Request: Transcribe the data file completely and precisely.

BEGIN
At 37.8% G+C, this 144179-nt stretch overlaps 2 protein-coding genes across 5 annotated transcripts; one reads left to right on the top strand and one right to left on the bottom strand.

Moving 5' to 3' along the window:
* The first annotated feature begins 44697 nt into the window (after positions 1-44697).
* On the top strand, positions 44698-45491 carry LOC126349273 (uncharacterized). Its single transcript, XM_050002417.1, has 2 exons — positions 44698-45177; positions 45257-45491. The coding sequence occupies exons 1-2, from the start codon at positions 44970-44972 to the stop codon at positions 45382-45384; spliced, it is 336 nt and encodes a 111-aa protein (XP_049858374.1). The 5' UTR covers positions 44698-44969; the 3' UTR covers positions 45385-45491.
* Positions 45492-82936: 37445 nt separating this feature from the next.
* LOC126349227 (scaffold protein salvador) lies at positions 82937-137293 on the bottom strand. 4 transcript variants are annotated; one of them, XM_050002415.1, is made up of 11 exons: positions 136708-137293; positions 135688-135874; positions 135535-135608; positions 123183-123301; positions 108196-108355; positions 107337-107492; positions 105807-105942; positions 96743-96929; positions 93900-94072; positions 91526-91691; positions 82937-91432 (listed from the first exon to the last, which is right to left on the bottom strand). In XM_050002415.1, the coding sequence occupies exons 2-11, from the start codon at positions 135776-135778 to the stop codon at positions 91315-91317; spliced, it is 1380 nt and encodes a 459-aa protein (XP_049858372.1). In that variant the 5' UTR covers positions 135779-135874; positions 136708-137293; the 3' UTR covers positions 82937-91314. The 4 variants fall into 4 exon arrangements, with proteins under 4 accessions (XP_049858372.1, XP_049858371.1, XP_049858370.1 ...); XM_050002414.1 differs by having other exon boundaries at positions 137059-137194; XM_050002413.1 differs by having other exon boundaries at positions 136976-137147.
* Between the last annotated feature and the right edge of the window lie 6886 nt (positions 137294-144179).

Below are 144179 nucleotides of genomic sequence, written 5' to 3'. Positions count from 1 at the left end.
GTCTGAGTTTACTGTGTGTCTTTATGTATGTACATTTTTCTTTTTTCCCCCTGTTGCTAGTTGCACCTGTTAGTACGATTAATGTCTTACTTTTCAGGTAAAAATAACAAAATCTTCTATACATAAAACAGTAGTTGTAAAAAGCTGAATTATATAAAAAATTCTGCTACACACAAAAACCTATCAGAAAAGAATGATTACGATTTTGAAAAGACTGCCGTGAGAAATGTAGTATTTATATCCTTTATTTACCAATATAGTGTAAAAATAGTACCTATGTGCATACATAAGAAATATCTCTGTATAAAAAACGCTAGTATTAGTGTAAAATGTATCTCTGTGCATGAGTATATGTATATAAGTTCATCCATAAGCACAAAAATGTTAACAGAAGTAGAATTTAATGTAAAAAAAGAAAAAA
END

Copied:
At 37.8% G+C, this 144179-nt stretch overlaps 2 protein-coding genes across 5 annotated transcripts; one reads left to right on the top strand and one right to left on the bottom strand.

Moving 5' to 3' along the window:
* The first annotated feature begins 44697 nt into the window (after positions 1-44697).
* On the top strand, positions 44698-45491 carry LOC126349273 (uncharacterized). Its single transcript, XM_050002417.1, has 2 exons — positions 44698-45177; positions 45257-45491. The coding sequence occupies exons 1-2, from the start codon at positions 44970-44972 to the stop codon at positions 45382-45384; spliced, it is 336 nt and encodes a 111-aa protein (XP_049858374.1). The 5' UTR covers positions 44698-44969; the 3' UTR covers positions 45385-45491.
* Positions 45492-82936: 37445 nt separating this feature from the next.
* LOC126349227 (scaffold protein salvador) lies at positions 82937-137293 on the bottom strand. 4 transcript variants are annotated; one of them, XM_050002415.1, is made up of 11 exons: positions 136708-137293; positions 135688-135874; positions 135535-135608; positions 123183-123301; positions 108196-108355; positions 107337-107492; positions 105807-105942; positions 96743-96929; positions 93900-94072; positions 91526-91691; positions 82937-91432 (listed from the first exon to the last, which is right to left on the bottom strand). In XM_050002415.1, the coding sequence occupies exons 2-11, from the start codon at positions 135776-135778 to the stop codon at positions 91315-91317; spliced, it is 1380 nt and encodes a 459-aa protein (XP_049858372.1). In that variant the 5' UTR covers positions 135779-135874; positions 136708-137293; the 3' UTR covers positions 82937-91314. The 4 variants fall into 4 exon arrangements, with proteins under 4 accessions (XP_049858372.1, XP_049858371.1, XP_049858370.1 ...); XM_050002414.1 differs by having other exon boundaries at positions 137059-137194; XM_050002413.1 differs by having other exon boundaries at positions 136976-137147.
* Between the last annotated feature and the right edge of the window lie 6886 nt (positions 137294-144179).

Below are 144179 nucleotides of genomic sequence, written 5' to 3'. Positions count from 1 at the left end.
GTCTGAGTTTACTGTGTGTCTTTATGTATGTACATTTTTCTTTTTTCCCCCTGTTGCTAGTTGCACCTGTTAGTACGATTAATGTCTTACTTTTCAGGTAAAAATAACAAAATCTTCTATACATAAAACAGTAGTTGTAAAAAGCTGAATTATATAAAAAATTCTGCTACACACAAAAACCTATCAGAAAAGAATGATTACGATTTTGAAAAGACTGCCGTGAGAAATGTAGTATTTATATCCTTTATTTACCAATATAGTGTAAAAATAGTACCTATGTGCATACATAAGAAATATCTCTGTATAAAAAACGCTAGTATTAGTGTAAAATGTATCTCTGTGCATGAGTATATGTATATAAGTTCATCCATAAGCACAAAAATGTTAACAGAAGTAGAATTTAATGTAAAAAAAGAAAAAA